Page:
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AUSTIN — The Texas Supreme Court heard oral arguments Thursday on a narrow challenge to the state’s law that created a near-total abortion ban.

The case surrounds whether medical licensing officials have the authority to enforce the state’s Senate Bill 8 passed last year, and in doing so, makes them a target for legal action.

Senate Bill 8, also referred to as the Heartbeat Act, bans abortions in Texas after cardiac activity is detected in a fetus, usually around six weeks of pregnancy, before many women know they are pregnant. It was also designed to evade judicial review by instead deputizing private citizens as the enforcers, allowing them to bring lawsuits seeking damages of up to $10,000 against anyone who “aids or abets” an abortion after a heartbeat is detected.

Additionally, doctors, nurses and other medical professionals are potentially threatened with loss of licensure — managed by the Texas Medical Board and the Texas Board of Nursing — should a medical provider be sued for breaking the law.

Marc Hearron, senior counsel at the Center for Reproductive Rights who argued on behalf of abortion advocates, said allowing medical licensing officials to revoke credentials constitutes an enforcement by a state agency. Therefore, abortion providers can sue licensing officials, allowing pro-choice advocates another avenue to block SB 8.

Conversely, Solicitor General Judd Stone II, arguing on behalf of the state, said the law clearly prohibits enforcement by a state agency or official therefore making the argument moot.

“The legislature has directed that no enforcement of that prohibition may be taken or threatened by the state,” he said. “If a state official revoked a doctor’s license as a consequence of violating SB 8, any ordinary individual would describe that as enforcement.”

Even as Hearron argued that the state licensing boards have enforcement power per its code, Stone said that the justices could rule that the medical licensing officials do not have the power of enforcement regarding SB 8, essentially ending the case for abortion advocates and their last- ditch effort to declare SB 8 unconstitutional.

Hearron admitted that if justices went this route, it would still be beneficial to his clients by providing “certainty” that they wouldn’t lose their license solely for being sued due to an SB 8 violation.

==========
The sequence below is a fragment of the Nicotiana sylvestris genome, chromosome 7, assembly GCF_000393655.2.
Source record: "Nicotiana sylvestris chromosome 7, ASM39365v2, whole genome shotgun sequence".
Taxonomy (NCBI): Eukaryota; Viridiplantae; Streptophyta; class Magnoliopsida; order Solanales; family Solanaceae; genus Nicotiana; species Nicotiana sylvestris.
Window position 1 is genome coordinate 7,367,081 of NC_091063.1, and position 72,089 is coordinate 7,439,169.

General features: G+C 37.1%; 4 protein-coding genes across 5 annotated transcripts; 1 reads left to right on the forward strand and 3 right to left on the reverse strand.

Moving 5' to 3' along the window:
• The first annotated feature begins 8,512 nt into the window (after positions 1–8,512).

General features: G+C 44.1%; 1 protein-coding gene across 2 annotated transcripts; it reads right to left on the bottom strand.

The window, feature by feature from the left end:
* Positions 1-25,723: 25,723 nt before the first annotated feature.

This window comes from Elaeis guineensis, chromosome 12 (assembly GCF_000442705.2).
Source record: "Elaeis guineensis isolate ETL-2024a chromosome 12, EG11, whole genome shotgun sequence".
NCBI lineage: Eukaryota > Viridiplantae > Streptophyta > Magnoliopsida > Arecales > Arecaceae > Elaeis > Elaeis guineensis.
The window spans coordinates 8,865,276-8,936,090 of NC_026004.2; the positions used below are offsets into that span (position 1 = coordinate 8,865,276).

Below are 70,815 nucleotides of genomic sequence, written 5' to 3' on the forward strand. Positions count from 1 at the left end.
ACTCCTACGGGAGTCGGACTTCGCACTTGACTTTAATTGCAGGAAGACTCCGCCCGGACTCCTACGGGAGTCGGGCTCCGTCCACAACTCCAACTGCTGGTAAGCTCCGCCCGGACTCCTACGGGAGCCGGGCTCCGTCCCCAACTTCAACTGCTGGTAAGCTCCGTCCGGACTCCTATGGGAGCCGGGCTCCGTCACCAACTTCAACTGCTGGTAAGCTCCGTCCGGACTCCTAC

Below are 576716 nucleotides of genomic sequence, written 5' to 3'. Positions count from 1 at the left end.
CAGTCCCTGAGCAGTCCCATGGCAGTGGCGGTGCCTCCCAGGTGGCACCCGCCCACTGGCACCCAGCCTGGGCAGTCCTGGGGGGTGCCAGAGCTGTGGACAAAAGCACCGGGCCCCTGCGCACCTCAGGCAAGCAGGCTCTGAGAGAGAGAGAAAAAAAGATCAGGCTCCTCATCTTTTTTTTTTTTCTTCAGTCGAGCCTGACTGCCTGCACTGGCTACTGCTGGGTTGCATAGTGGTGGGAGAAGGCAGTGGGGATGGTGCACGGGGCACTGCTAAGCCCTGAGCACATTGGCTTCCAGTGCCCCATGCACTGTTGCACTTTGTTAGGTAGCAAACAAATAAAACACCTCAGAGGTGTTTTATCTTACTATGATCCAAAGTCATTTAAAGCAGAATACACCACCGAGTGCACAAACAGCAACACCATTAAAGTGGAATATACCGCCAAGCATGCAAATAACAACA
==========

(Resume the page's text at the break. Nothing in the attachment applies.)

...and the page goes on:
Thursday’s arguments are only the latest step in a string of court proceedings between the state and abortion advocates. The case, formally known as Whole Woman’s Health v. Jackson, continues to circulate through the system making its way up to the US Supreme Court before being returned to the lower courts.

While before SCOTUS in November, justices only answered a procedural question on whether abortion providers can sue judges, court clerks and others in their role as an enforcer of SB 8. The court struck down most of the case, only allowing abortion providers to continue the case against medical licensing officials, and sent the case back to the Fifth US Circuit Court of Appeals.

The court of appeals then diverted the case to the Texas Supreme Court for further state law interpretation before the case goes before the appellate court once again.

Currently, the ban also remains in effect despite several opportunities for courts, including SCOTUS and the Fifth US Circuit Court of Appeals, to place a stay on the law until legal issues are sorted out.

Texas’ SB 8 made national headlines for its unique enforcement structure and stringent timeline on legal abortion access. It will also likely lead to other copycat laws in other states seeking to outlaw abortions, experts say.

However, it is the case currently before SCOTUS—Dobbs v. Jackson Women’s Health Organization — may be the one to overturn the 1973 case Roe v. Wade, which legalized abortion. Should the conservative-leaning court overturn Roe v. Wade, Texas already has a trigger law in place that would ban abortions statewide.

A decision on the Mississippi case will likely come in June, at the end of the SCOTUS term, experts predict.


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